Editorials

Ahh, democracy

“…[It] has been said that democracy is the worst form of government except for all those other forms that have been tried from time to time.…”

So said Sir Winston Churchill, Britain’s famed war-time leader back in 1947.

A system which strives to enfranchise all persons reaching an agreed age of maturity, and which espouses equality before the law and respect for the rights of all, democracy has suffered many contortions to accommodate the preferences of many of those professing to follow its tenets.

On January 6, right-wing terrorists stormed the Capitol building of the United States of America in a bid to overturn the wishes of the majority of registered American voters expressed in presidential elections held last November.

Nearer to home in Haiti and in Guyana, others also claiming to practice democracy apparently forgot how to count and only reluctantly accepted defeat after months of staunching.

Democracies are typically characterized by political parties who seek, in each election cycle, to convince the majority of voters that their policies and programs present the best alternative for the country and hence they should be elected to office.

Increasingly, however, there is a growing belief that vested interests have taken control of political parties and in fact govern for the benefit of the party’s “old guard” rather than that of the country.

From time to time, grassroots efforts are mounted to dislodge those “establishments” purportedly to be replaced by leaders more in tune with “ordinary folk”.

Certainly, that was what the “Trump experiment” was all about in the United States. It failed miserably, blowing up in the face of the country and bringing it to the precipice.

Still, so cowered by Trump’s big lie, a majority of Republican senators could not muster the gumption to salvage the reputation of their party and to convict the twice impeached embarrassment to American democracy.

There are lessons for us in these happenings.

The 2002 campaign of the Progressive Liberal Party claimed that a fresh breeze had ushered in a new PLP, free of whatever unsavory claims might have been associated with its “old guard” political franchise.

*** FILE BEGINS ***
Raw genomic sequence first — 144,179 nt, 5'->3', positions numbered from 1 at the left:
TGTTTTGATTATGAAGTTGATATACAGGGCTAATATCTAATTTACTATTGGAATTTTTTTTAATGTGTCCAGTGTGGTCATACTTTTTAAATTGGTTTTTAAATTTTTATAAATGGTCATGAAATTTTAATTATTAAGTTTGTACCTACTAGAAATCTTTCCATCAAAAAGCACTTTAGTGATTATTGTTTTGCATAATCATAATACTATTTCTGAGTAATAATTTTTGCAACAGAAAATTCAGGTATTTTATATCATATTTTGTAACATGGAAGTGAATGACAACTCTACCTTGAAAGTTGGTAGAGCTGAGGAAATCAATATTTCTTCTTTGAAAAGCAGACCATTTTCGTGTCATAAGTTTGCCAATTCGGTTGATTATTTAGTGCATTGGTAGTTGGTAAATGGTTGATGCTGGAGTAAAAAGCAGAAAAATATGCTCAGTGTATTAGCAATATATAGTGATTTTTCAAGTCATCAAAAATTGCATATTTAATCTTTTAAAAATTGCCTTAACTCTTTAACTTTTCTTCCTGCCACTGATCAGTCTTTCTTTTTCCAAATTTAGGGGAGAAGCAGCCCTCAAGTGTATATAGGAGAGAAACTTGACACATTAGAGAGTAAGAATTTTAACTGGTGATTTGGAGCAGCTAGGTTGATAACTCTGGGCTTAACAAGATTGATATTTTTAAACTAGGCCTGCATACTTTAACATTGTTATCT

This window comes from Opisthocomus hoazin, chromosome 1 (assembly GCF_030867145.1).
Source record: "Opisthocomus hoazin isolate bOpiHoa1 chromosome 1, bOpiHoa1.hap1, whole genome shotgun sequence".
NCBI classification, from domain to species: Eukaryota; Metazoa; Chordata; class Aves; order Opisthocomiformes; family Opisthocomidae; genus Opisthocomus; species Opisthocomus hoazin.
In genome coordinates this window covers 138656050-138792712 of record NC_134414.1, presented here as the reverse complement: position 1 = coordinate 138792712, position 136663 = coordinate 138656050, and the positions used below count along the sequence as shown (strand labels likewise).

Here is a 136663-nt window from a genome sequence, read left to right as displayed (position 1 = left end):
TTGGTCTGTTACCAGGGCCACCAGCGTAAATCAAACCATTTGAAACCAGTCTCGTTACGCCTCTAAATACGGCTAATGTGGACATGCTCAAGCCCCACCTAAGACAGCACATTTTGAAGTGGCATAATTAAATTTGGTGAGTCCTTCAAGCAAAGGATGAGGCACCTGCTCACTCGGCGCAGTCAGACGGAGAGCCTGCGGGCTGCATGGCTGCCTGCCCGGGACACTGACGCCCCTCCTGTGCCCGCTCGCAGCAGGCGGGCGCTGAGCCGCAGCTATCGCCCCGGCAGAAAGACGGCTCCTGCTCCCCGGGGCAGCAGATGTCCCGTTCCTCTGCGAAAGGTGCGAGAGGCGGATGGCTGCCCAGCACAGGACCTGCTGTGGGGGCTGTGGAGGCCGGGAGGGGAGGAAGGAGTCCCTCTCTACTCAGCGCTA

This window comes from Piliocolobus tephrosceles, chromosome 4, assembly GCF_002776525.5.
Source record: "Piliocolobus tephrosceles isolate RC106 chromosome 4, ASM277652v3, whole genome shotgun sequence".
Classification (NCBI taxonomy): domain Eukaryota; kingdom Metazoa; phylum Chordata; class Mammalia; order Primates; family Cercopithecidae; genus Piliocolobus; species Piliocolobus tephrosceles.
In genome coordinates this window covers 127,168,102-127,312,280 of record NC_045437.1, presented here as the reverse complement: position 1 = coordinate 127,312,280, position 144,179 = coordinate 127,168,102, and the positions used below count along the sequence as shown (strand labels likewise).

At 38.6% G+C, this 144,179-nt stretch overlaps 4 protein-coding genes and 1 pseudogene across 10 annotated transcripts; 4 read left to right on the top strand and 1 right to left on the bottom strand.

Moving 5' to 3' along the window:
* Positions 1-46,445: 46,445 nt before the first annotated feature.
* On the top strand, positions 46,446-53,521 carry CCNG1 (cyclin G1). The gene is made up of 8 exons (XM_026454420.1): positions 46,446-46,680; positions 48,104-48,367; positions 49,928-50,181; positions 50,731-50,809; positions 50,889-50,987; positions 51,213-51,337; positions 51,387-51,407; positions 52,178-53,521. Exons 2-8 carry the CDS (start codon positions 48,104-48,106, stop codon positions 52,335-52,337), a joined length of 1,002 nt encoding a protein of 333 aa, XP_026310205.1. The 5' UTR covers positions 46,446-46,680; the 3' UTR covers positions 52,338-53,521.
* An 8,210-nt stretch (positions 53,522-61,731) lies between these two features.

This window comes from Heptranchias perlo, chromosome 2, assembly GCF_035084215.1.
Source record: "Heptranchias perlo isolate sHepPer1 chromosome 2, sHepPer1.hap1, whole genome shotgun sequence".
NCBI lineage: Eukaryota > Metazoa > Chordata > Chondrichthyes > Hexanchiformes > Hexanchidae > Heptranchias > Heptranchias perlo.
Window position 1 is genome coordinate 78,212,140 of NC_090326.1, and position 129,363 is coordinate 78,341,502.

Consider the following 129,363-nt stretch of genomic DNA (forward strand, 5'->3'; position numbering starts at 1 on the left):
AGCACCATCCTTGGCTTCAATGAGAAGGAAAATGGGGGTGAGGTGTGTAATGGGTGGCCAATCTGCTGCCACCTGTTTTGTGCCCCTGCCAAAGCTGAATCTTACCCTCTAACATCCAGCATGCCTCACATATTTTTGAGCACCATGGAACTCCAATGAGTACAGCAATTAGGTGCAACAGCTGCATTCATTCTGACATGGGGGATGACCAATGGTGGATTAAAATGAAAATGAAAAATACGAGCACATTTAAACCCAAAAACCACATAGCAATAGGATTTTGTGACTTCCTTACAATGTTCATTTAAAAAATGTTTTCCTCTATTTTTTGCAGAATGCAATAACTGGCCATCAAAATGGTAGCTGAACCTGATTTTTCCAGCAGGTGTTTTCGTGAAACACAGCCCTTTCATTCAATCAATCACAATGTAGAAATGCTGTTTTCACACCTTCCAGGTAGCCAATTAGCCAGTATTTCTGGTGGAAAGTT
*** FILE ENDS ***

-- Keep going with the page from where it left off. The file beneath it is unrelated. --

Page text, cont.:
Then, the Free National Movement, determining that its election loss in 2012 was tied to its former leader, declared shortly after its 2017 success at the polls that a new era free of the influence of the past was being ushered in.

Politics is a difficult business. To stay relevant, parties must bring in new blood and new ideas.

But if political parties are to survive — and without them national legislatures fall into chaos — new members must be committed to at least understanding the philosophies and culture of the organization and sign on to building up not tearing down the institution.

In their eagerness to be rid of the past and to take on the new, mistakes are being made. Both political parties are weaker as a result, as is our democracy.

Some political newcomers, including those welcomed into leadership, have had only the flimsiest attachment to the parties, their tenets, policies and programs.

Some have been more interested in a quick ticket to election to the House of Assembly than to any commitment to a party’s platform and its implementation. Hence, the advent of so many “one-term wonders” who make a great flash in the pan and then are never to be heard from again.

Some who have much left to offer have been excluded due to internal party politics.

FNMs have permitted themselves to become so browbeaten by their leader as to permit him to methodically exclude his party’s most competent members from holding future office clearly to the detriment of the party and the country but apparently in pursuit of self-aggrandizement.

More than allegations of “corruption” and “garbage juice”, our democracy is threatened by leaders with autocratic traits. Let us be aware.

In Belize, the electorate recently returned an earlier discredited party to office.

Turks and Caicos Island voters decided similarly only days ago.

In desperate times, electorates do desperate things. Sometimes, they take out the new and bring back the old.

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